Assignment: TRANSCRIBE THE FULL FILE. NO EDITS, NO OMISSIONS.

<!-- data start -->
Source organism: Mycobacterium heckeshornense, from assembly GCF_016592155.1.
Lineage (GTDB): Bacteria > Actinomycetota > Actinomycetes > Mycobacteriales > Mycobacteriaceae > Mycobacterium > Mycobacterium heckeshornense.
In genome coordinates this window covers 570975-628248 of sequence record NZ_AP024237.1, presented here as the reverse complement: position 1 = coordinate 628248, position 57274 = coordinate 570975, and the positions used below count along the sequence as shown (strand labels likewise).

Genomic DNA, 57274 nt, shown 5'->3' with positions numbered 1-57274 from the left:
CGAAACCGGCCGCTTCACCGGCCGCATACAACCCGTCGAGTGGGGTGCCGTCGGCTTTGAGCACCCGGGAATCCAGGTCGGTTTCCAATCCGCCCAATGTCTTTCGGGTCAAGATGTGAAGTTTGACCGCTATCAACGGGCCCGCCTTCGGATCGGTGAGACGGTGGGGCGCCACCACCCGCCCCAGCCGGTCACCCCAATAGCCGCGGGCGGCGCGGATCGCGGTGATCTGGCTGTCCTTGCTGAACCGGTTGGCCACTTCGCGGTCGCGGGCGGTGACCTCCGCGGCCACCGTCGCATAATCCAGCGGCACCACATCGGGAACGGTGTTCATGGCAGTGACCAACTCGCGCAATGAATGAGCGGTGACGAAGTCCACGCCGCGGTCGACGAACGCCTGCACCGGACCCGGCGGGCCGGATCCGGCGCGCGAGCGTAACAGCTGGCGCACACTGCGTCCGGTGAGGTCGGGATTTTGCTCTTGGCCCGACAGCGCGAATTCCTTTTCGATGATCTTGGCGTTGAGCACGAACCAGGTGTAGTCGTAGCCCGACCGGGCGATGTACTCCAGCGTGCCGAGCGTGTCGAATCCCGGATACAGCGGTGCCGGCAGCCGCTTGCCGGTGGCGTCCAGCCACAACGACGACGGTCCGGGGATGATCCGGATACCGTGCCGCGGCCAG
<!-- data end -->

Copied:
Source organism: Mycobacterium heckeshornense, from assembly GCF_016592155.1.
Lineage (GTDB): Bacteria > Actinomycetota > Actinomycetes > Mycobacteriales > Mycobacteriaceae > Mycobacterium > Mycobacterium heckeshornense.
In genome coordinates this window covers 570975-628248 of sequence record NZ_AP024237.1, presented here as the reverse complement: position 1 = coordinate 628248, position 57274 = coordinate 570975, and the positions used below count along the sequence as shown (strand labels likewise).

Genomic DNA, 57274 nt, shown 5'->3' with positions numbered 1-57274 from the left:
CGAAACCGGCCGCTTCACCGGCCGCATACAACCCGTCGAGTGGGGTGCCGTCGGCTTTGAGCACCCGGGAATCCAGGTCGGTTTCCAATCCGCCCAATGTCTTTCGGGTCAAGATGTGAAGTTTGACCGCTATCAACGGGCCCGCCTTCGGATCGGTGAGACGGTGGGGCGCCACCACCCGCCCCAGCCGGTCACCCCAATAGCCGCGGGCGGCGCGGATCGCGGTGATCTGGCTGTCCTTGCTGAACCGGTTGGCCACTTCGCGGTCGCGGGCGGTGACCTCCGCGGCCACCGTCGCATAATCCAGCGGCACCACATCGGGAACGGTGTTCATGGCAGTGACCAACTCGCGCAATGAATGAGCGGTGACGAAGTCCACGCCGCGGTCGACGAACGCCTGCACCGGACCCGGCGGGCCGGATCCGGCGCGCGAGCGTAACAGCTGGCGCACACTGCGTCCGGTGAGGTCGGGATTTTGCTCTTGGCCCGACAGCGCGAATTCCTTTTCGATGATCTTGGCGTTGAGCACGAACCAGGTGTAGTCGTAGCCCGACCGGGCGATGTACTCCAGCGTGCCGAGCGTGTCGAATCCCGGATACAGCGGTGCCGGCAGCCGCTTGCCGGTGGCGTCCAGCCACAACGACGACGGTCCGGGGATGATCCGGATACCGTGCCGCGGCCAG